Wednesday, June 23, 2004

Eugene Volokh is wondering why some people say "Jewish people" instead of "Jew", and believe that just saying "Jew" is somehow rude. He doesn't understand it.

I think that I might. When I was writing my last post in response to something he wrote, I actually found myself vaguely uneasy about using the term. I stopped and actually thought about it for a few seconds, and then went ahead and used it. I just didn't see any reason not to. The question lingered at the fringes of my thoughts for a couple of days, and the answer (and I believe it is the right one) finally came to me.

The reason is that there isn't a derogatory term in wide use for Jews. "Kike" just isn't used much at all. I think the first, and possibly only, time I've ever heard it was in the movie 'Porkies'. And what else is there? Contrast that with other groups who can be called "nigger", "coon", "spic", "fag", etc., etc., etc. There are probably other unpalatable terms for Jews (Hebe? I may have heard that somewhere.), but likewise none are widespread. If you hear someone who is anti-Semetic talk, it seems that they will almost always say Jews, as in, "The greedy Jews are running the country, etc." From my admittedly limited experience, they just generally don't use another term. And if that's the term that bigots use, then ordinary people will unconciously assume that it is a "bad word", and try to find an alternative.

PS I did think of the words "Zionist" and/or "Israeli" as derogatory terms, but they aren't really the same.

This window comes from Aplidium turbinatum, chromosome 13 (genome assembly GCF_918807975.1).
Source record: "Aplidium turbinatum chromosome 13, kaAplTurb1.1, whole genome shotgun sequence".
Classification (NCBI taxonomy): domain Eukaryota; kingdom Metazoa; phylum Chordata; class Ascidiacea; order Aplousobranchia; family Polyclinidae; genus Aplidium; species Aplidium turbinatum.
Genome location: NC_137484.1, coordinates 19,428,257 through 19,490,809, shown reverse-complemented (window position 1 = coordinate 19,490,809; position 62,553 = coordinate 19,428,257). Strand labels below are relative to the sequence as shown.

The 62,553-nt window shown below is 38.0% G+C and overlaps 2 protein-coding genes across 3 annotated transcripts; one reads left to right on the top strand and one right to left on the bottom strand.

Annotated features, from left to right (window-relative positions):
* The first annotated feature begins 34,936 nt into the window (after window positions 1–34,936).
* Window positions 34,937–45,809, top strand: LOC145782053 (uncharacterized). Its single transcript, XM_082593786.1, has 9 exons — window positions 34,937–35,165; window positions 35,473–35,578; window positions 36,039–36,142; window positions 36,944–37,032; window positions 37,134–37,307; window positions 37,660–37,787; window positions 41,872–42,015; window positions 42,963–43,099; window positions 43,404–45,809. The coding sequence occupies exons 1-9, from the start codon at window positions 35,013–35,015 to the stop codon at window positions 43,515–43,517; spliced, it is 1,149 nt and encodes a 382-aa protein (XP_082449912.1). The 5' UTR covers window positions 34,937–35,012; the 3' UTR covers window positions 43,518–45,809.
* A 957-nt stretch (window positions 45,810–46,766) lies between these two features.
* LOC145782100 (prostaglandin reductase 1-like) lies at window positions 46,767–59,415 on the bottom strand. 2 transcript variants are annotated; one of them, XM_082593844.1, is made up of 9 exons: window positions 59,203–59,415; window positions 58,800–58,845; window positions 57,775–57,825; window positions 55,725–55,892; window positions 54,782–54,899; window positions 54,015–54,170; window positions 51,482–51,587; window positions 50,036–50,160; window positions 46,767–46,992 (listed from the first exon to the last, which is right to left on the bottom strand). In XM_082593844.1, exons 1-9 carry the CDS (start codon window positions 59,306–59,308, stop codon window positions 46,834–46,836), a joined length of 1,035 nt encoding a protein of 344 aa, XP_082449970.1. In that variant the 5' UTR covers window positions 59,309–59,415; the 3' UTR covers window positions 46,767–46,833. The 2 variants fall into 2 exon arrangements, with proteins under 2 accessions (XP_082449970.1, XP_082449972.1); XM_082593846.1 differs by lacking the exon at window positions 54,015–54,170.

Friday, June 18, 2004

Steven den Beste has a post on the left's seeming amnesia of the circumstances surrounding the demise of the USSR. I have to comment on this, because this encompasses two unusual occurrances in one: I (more or less) disagree with SDB, and I am going to defend the lefties. While I do believe that SDB's criticism is correct in regards to some, I don't believe that it is fair to the majority of them.

He doesn't seem to have thought of another, more logical explanation: they have run up against the indisputable fact that their belief in the USSR's capabilities during the 70's and 80's was FAR off the mark. They have looked at what the facts REALLY were ... and are basing their (current) statements on those. That they are purposefully ignoring how wrong they were in the past is perhaps dishonest, but it's also very human.

An intellectually honest lefty would put it something like this: "Well, we were obviously wrong about the USSR. However, now that the true state of affairs has emerged, it is clear that the Soviets were on their last legs, and so all we needed to do was sit tight and they would have collapsed under their own weight eventually anyway. While trying to keep up with Reagan's arms build-up may have hastened this collapse to some extent, it would have happened regardless."

The thing is, I don't disagree with that analysis. However, I believe that without Reagan, the USSR would have lumbered on for quite a bit longer than it did, perhaps to this very day.

Let's also not forget that the collapse as it DID occur was absolutely amazing in that it was almost without violence. Who knows how badly the end of the USSR COULD have been without Reagan? The fact that he FORCED them to try to compete with us, and essentially rubbed their noses in the fact that they couldn't do so played a huge part in how meekly the Soviets marched off into the dustbin of history. They weren't left with any illusions. There simply weren't any significant factions who still believed that they could win ANY scenario. Reagan's build-up forced this knowledge on them.

PS And of course, all the tanks, airplanes, etc. were a big disincentive to some last ditch attempt at winning by a "hot" war.
It's been awhile, sorry. I've just never been able to get into the habit of signing on and writing something everyday. There have been many things that I have felt like writing about over the last month, but I just never got around to it.